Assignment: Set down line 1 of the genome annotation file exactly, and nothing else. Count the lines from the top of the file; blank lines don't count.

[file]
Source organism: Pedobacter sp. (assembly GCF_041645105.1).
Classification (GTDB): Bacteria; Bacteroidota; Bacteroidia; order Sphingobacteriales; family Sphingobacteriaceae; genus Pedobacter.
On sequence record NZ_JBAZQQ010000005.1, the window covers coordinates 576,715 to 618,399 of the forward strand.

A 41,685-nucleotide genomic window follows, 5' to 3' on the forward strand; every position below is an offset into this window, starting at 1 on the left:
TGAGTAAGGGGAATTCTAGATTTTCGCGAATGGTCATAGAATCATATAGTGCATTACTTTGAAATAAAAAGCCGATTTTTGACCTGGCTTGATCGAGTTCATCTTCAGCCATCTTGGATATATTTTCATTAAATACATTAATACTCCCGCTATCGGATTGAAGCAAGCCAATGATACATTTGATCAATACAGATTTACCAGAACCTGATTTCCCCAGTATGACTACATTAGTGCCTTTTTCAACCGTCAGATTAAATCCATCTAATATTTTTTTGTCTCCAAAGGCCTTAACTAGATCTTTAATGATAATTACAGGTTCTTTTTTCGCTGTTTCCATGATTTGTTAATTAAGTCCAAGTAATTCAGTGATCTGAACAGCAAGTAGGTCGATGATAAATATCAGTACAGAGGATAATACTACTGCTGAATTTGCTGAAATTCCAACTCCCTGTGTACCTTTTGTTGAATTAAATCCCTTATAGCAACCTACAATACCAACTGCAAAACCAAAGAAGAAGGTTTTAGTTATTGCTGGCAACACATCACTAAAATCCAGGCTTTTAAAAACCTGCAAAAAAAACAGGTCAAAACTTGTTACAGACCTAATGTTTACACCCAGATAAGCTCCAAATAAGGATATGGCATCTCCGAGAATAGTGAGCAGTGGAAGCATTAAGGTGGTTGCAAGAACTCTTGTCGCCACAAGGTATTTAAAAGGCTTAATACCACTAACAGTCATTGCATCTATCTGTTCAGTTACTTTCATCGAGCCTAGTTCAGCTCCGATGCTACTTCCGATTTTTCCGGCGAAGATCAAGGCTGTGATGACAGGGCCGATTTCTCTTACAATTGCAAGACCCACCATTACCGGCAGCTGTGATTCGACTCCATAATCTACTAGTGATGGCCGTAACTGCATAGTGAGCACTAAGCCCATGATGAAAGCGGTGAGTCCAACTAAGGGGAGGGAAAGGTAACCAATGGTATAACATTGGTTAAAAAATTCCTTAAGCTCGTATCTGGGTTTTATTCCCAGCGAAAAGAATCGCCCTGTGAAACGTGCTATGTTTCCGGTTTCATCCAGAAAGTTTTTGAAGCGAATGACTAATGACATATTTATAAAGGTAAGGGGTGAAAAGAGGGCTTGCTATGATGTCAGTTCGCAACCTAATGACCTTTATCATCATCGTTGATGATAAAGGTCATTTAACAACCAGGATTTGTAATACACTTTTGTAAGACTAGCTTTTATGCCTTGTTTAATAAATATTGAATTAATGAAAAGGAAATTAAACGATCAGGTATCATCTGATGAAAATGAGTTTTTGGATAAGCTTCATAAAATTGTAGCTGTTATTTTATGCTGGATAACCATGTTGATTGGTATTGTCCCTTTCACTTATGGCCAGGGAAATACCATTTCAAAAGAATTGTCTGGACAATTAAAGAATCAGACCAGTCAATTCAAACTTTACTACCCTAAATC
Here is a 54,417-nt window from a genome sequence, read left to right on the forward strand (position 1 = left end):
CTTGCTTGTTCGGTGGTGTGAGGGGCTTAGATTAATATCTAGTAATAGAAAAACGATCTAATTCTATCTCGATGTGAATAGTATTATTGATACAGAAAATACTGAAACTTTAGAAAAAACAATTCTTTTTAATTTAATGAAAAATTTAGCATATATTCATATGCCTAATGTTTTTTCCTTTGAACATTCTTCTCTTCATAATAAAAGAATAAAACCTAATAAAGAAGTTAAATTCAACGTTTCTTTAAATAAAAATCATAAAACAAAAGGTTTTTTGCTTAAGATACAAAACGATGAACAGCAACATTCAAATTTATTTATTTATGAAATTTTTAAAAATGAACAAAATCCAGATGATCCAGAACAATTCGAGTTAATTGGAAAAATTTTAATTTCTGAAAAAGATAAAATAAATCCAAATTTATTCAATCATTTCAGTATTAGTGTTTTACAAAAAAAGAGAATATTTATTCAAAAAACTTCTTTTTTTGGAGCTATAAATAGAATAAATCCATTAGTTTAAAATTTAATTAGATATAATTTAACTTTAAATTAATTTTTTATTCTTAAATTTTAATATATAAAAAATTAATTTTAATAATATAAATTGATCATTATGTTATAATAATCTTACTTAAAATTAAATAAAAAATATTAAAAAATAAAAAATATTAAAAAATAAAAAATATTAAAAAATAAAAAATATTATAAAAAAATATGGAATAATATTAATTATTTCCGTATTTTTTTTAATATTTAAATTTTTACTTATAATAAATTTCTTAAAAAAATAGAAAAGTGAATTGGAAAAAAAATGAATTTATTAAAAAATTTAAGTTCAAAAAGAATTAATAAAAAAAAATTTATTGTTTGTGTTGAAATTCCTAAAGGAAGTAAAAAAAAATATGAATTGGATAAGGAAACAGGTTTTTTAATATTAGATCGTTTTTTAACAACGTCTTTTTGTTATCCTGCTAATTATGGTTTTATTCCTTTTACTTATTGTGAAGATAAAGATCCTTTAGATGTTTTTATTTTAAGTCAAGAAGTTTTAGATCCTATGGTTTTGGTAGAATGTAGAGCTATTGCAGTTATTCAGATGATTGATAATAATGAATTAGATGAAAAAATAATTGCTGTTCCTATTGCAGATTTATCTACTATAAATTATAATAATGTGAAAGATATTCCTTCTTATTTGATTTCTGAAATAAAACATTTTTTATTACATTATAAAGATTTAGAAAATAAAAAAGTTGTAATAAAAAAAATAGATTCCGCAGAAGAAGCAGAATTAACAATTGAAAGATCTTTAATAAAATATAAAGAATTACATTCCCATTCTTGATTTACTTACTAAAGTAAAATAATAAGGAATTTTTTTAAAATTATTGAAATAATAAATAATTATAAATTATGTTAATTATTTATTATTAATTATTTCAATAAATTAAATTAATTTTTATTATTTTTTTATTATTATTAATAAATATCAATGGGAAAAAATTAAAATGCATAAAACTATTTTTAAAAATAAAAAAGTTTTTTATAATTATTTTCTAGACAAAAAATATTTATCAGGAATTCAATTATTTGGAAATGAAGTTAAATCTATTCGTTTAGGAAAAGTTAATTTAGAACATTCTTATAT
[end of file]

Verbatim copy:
Source organism: Pedobacter sp. (assembly GCF_041645105.1).